CYRRHESTES. [andronicus cyriihestes.]

CYRSILUS (Kupcn'Aos). 1. An Athenian, who, on the approach of Xerxes, when the Athe­nians had resolved to quit their city, advised his countrymen to remain and submit to the foreign invader. For this cowardly advice, Cyrsilus, toge­ther with his wife and children, was stoned to death by the Athenians. (Dem. de Coron. p. 296; Cic. de Of. iii. 11.)

2. Of Pharsalus, is mentioned by Strabo (xi. p. 530) as one of the companions of Alexander the Great in his Asiatic expeditions, who afterwards wrote an account of the exploits of Alexander. Nothing further is known about him. [L. S.]

CYRUS the elder (Kvpos 6 traAatos or 6 TrpoTepos), the founder of the Persian empire. The life of this prince is one of the most important portions of ancient history, both on account of the magnitude of the empire which he founded, and because it forms the epoch at which sacred and profane history become connected : but it is also one of the most difficult, not only from the almost total want of contemporary historians, but also from the fables and romances with which it was overlaid in ancient times, and from the perverse-ness of modern writers, of the stamp of Rollin and Hales, who have followed the guidance, not of the laws of historical evidence, but of their own notions of the right interpretation of Scripture, Herodotus, within a century after the time of Cyrus, found his history embellished by those of the Persians who wished to make it more imposing (of (3ov\6/Aevot crefjivovv to, irepl Kupoj/), and had to make his choice between four different stories, out of which he professes to have selected the account given by those who wished to tell the truth (jov kovra Aeyeiv Xdyov, i. 95). Nevertheless his nar­rative is evidently founded to some extent on fabulous tales. The authorities of Ctesias, even the royal archives, were doubtless corrupted in a similar manner, besides the accumulation of errors during another half century. Xenophon does not pretend, what some modern writers have pretended for him, that his Cyropaedeia is any thing more than an historical romance. In such a work it is always impossible to separate the framework of true his-torv from the fiction : and even if we could do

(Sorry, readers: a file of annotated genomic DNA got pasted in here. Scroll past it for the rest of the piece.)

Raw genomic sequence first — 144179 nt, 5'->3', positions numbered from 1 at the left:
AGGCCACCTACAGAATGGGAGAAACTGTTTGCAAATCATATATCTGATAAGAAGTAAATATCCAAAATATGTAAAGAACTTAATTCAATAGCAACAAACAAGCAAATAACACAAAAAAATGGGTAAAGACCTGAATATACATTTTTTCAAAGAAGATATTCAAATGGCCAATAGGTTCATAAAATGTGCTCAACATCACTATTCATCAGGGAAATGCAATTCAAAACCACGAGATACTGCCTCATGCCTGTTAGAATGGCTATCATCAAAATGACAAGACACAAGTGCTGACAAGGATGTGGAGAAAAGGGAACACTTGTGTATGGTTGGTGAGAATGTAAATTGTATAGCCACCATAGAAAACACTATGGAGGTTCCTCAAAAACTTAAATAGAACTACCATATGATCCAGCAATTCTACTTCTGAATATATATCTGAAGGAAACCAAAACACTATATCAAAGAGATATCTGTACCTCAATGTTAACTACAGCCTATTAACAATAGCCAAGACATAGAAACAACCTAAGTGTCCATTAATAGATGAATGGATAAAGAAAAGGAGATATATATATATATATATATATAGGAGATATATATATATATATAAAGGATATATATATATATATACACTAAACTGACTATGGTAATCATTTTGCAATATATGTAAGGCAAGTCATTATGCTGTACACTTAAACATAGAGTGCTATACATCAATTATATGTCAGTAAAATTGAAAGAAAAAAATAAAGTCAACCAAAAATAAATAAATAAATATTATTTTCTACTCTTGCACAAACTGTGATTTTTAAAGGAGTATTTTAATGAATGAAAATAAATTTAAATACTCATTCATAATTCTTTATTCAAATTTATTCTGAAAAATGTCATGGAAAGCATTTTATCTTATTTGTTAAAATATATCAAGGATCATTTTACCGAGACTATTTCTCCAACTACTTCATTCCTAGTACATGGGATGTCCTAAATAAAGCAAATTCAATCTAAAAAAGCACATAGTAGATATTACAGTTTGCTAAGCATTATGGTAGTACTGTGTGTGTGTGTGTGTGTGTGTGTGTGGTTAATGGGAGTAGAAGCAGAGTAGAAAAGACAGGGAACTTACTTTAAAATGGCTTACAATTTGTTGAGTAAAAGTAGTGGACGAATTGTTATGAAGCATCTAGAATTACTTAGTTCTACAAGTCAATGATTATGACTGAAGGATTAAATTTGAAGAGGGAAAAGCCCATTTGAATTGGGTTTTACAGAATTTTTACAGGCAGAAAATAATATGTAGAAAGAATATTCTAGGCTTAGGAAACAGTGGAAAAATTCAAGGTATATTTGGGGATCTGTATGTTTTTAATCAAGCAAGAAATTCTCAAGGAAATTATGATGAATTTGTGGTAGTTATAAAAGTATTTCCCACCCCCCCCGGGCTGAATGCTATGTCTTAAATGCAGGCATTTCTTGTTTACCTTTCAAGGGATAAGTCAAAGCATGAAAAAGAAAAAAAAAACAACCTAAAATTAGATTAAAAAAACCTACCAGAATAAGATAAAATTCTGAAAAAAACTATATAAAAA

this, we should have gained but little. Much reliance is placed on the sources of information which Xenophon possessed in the camp of the younger Cyrus. No idea can be more fallacious; for what sort of stories would be current there, except the fables which Herodotus censures, but which would readily and alone pass for true in the camp of a prince who doubtless delighted to hear nothing but what was good of the great ancestor whose name he bore, and whose fame he aspired to emulate ? And even if Xenophon was aware of the falsity of these tales, he was justified, as a writer of fiction, in using them for his purpose. Xenophon is set up against Herodotus. The comparative value of their authority? in point of time, character, and means of information, is a question which, by itself, could never have been decided by a sober-minded man, except in favour of Herodotus. But it is thought that the account of Xenophon is more consistent with Scripture than that of Herodotus. This is a hasty assump­tion, and in truth the scriptural allusions to the time of Cyrus are so brief, that they can only be interpreted by the help of other authorities. In